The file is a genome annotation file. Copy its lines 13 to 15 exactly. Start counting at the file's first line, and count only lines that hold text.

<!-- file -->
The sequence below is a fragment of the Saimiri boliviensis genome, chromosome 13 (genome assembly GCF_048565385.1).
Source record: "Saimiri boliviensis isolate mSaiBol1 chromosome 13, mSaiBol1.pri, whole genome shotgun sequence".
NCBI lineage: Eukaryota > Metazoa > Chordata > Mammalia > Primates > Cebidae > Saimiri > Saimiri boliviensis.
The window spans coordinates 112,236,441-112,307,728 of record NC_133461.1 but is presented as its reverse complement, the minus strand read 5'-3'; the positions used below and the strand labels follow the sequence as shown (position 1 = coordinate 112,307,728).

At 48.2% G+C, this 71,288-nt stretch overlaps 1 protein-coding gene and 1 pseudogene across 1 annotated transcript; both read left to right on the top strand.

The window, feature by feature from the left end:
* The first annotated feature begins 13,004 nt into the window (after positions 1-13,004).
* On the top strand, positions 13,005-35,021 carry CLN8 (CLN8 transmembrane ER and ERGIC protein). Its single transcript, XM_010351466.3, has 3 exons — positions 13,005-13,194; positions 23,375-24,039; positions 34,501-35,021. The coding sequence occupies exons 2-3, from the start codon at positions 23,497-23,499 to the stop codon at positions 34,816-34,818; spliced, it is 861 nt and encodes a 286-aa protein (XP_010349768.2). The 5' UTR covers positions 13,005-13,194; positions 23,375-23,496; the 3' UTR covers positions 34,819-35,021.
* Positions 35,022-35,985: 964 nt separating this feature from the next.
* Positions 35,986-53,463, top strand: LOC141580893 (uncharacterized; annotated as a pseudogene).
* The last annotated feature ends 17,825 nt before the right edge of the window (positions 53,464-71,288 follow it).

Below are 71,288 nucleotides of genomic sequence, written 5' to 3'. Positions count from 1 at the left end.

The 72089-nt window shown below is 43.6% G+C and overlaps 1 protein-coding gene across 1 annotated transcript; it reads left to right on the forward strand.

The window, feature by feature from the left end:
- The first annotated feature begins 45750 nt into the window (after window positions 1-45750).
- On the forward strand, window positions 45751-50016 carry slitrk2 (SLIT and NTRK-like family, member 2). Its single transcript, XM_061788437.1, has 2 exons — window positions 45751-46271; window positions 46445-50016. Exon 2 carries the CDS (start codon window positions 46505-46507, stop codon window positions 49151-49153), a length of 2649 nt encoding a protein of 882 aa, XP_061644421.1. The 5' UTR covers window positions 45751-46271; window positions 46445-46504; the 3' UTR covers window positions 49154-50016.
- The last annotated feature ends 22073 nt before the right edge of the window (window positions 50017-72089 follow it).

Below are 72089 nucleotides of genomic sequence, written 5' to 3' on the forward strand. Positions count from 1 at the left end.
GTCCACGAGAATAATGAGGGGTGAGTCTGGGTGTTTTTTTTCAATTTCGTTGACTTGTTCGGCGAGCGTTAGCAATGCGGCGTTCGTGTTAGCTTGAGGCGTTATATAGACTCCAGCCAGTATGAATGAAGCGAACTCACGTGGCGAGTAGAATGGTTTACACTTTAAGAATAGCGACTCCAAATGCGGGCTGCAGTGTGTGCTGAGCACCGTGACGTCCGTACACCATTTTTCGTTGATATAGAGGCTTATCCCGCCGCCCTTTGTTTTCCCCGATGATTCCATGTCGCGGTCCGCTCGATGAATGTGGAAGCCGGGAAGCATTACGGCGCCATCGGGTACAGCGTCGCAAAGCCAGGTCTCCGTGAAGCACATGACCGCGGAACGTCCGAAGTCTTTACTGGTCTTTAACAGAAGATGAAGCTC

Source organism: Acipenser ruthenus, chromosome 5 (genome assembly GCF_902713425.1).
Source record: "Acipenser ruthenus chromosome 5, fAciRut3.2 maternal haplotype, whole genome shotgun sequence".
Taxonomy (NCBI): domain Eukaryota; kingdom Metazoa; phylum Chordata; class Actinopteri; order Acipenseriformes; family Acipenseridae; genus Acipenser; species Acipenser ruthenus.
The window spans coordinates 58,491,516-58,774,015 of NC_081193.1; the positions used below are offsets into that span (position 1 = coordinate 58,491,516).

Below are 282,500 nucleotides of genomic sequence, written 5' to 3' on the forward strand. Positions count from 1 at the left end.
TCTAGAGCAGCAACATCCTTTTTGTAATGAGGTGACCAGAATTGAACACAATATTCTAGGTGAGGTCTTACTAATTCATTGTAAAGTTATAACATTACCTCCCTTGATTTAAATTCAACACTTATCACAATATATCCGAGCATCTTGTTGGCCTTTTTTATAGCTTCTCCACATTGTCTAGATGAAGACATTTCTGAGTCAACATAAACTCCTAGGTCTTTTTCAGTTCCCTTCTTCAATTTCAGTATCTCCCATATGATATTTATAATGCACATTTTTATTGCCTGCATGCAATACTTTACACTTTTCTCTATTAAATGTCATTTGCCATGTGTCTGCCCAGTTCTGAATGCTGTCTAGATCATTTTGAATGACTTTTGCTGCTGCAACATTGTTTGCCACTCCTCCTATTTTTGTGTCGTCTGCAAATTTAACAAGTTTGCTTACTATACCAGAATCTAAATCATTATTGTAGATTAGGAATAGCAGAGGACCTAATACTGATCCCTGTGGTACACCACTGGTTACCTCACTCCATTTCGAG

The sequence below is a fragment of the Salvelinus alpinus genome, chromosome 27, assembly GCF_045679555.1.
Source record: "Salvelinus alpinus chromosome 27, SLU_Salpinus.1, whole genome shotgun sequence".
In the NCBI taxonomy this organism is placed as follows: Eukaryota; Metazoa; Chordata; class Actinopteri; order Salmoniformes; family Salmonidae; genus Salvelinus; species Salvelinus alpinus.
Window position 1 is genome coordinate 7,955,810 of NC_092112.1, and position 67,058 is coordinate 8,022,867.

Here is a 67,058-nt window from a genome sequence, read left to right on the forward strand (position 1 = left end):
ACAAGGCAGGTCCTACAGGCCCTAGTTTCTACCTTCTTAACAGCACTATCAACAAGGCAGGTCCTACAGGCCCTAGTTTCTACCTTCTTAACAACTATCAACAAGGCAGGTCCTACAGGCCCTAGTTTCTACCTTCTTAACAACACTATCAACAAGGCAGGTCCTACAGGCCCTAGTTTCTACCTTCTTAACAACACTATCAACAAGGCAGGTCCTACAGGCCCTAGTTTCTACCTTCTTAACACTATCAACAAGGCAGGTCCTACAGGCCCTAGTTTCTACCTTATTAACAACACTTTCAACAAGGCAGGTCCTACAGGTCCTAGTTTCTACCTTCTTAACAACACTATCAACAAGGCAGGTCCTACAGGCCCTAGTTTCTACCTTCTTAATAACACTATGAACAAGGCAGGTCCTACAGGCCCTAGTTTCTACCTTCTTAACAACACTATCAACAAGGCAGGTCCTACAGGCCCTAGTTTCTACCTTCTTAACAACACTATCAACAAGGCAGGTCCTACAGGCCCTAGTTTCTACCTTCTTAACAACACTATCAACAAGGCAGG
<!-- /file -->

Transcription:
The 72089-nt window shown below is 43.6% G+C and overlaps 1 protein-coding gene across 1 annotated transcript; it reads left to right on the forward strand.

The window, feature by feature from the left end:
- The first annotated feature begins 45750 nt into the window (after window positions 1-45750).